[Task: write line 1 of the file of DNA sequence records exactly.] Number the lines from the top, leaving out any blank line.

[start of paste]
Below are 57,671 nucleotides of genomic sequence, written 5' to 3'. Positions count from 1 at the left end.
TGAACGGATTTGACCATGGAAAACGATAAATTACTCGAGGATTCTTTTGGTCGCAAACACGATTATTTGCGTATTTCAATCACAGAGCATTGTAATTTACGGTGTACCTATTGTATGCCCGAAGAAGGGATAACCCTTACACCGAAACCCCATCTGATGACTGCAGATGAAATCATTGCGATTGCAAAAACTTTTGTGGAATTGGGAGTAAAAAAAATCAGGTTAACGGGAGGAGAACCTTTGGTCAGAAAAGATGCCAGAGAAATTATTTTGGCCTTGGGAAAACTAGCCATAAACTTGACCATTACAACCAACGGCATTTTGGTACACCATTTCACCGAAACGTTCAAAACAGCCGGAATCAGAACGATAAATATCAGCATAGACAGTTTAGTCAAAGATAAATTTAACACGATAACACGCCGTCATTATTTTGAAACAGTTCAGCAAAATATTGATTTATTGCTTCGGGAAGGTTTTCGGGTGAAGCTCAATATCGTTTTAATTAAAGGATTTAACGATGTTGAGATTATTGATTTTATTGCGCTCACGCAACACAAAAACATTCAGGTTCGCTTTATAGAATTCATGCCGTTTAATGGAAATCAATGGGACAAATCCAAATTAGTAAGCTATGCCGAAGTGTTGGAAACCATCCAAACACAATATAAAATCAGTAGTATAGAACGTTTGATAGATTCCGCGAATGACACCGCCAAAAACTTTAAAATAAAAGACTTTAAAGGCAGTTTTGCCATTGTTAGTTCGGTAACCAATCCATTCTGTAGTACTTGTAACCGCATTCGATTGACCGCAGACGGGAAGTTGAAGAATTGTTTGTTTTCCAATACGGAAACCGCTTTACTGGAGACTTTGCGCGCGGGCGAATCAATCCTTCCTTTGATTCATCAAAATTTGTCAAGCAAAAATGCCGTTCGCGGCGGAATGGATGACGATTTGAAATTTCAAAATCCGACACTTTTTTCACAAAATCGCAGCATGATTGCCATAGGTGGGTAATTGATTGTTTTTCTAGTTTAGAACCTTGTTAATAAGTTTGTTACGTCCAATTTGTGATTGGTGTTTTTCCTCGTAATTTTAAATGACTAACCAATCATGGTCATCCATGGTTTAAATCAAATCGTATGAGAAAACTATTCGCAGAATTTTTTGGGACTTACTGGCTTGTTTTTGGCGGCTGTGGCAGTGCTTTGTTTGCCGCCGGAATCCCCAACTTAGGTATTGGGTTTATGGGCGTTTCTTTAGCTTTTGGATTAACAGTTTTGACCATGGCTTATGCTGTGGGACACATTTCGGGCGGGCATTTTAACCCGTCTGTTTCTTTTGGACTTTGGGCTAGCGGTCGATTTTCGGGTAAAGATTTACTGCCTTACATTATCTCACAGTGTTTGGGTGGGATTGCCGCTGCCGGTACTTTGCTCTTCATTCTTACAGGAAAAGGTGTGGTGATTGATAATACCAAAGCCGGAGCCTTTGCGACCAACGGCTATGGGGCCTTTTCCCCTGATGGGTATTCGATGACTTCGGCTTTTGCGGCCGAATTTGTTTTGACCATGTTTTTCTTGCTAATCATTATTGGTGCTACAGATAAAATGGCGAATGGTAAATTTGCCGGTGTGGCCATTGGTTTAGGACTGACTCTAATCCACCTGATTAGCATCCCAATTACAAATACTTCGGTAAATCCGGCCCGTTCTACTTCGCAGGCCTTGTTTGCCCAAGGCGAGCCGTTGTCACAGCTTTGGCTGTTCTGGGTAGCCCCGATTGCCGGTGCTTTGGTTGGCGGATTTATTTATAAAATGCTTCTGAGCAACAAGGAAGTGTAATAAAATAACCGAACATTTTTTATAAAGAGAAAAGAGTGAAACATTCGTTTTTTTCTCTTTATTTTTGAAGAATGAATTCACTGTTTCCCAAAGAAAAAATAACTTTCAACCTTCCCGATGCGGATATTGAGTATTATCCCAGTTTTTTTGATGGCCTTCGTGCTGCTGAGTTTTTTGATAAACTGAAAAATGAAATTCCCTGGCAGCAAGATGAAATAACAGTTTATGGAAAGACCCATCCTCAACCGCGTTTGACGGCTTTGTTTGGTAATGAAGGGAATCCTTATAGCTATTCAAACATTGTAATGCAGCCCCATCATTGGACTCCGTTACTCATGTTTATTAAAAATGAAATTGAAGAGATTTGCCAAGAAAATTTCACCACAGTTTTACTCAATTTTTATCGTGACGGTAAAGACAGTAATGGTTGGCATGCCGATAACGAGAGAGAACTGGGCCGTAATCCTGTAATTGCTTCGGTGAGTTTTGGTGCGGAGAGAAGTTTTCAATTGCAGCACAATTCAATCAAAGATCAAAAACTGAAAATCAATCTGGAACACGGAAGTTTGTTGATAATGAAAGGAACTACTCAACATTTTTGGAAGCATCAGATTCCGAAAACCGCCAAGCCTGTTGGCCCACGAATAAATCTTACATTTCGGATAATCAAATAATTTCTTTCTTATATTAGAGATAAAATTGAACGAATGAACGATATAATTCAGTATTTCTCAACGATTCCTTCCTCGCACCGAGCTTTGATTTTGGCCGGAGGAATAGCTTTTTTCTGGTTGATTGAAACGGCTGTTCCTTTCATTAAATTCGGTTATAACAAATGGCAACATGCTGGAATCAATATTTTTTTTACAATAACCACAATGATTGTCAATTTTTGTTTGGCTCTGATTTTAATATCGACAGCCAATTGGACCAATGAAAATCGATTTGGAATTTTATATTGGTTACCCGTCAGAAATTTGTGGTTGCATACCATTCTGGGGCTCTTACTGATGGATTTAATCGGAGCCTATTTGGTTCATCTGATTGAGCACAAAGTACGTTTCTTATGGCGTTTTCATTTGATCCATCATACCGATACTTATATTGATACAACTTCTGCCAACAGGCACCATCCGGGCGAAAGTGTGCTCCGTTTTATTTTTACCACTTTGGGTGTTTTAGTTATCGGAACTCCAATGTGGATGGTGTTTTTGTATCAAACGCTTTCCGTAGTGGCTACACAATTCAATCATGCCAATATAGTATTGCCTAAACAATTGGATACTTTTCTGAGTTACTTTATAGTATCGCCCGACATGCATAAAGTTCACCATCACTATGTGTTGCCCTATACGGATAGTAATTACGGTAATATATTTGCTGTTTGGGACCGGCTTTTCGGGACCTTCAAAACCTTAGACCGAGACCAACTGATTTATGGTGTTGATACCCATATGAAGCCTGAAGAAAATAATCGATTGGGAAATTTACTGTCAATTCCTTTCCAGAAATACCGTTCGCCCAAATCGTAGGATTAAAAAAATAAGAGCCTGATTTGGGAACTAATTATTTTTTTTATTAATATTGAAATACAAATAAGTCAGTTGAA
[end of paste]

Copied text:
Below are 57,671 nucleotides of genomic sequence, written 5' to 3'. Positions count from 1 at the left end.